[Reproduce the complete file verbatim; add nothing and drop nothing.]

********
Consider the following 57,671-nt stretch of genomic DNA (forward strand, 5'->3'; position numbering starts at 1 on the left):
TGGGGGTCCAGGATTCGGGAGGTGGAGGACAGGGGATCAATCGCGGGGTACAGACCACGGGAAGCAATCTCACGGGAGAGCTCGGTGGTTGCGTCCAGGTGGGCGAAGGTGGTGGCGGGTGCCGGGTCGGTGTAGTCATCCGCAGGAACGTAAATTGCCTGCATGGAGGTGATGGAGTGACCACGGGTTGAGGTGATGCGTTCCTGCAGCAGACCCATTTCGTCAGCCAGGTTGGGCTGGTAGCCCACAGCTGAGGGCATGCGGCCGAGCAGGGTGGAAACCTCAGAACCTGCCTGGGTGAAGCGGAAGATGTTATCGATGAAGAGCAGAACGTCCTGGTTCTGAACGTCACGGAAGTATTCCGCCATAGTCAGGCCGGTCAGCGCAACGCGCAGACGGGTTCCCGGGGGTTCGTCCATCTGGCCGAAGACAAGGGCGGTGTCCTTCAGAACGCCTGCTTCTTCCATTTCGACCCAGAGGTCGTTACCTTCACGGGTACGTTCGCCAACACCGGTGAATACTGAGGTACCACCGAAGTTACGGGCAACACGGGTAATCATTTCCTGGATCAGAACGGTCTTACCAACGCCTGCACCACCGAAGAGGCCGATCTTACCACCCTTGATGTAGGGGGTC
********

Consider the following 57,671-nt stretch of genomic DNA (forward strand, 5'->3'; position numbering starts at 1 on the left):
TGGGGGTCCAGGATTCGGGAGGTGGAGGACAGGGGATCAATCGCGGGGTACAGACCACGGGAAGCAATCTCACGGGAGAGCTCGGTGGTTGCGTCCAGGTGGGCGAAGGTGGTGGCGGGTGCCGGGTCGGTGTAGTCATCCGCAGGAACGTAAATTGCCTGCATGGAGGTGATGGAGTGACCACGGGTTGAGGTGATGCGTTCCTGCAGCAGACCCATTTCGTCAGCCAGGTTGGGCTGGTAGCCCACAGCTGAGGGCATGCGGCCGAGCAGGGTGGAAACCTCAGAACCTGCCTGGGTGAAGCGGAAGATGTTATCGATGAAGAGCAGAACGTCCTGGTTCTGAACGTCACGGAAGTATTCCGCCATAGTCAGGCCGGTCAGCGCAACGCGCAGACGGGTTCCCGGGGGTTCGTCCATCTGGCCGAAGACAAGGGCGGTGTCCTTCAGAACGCCTGCTTCTTCCATTTCGACCCAGAGGTCGTTACCTTCACGGGTACGTTCGCCAACACCGGTGAATACTGAGGTACCACCGAAGTTACGGGCAACACGGGTAATCATTTCCTGGATCAGAACGGTCTTACCAACGCCTGCACCACCGAAGAGGCCGATCTTACCACCCTTGATGTAGGGGGTC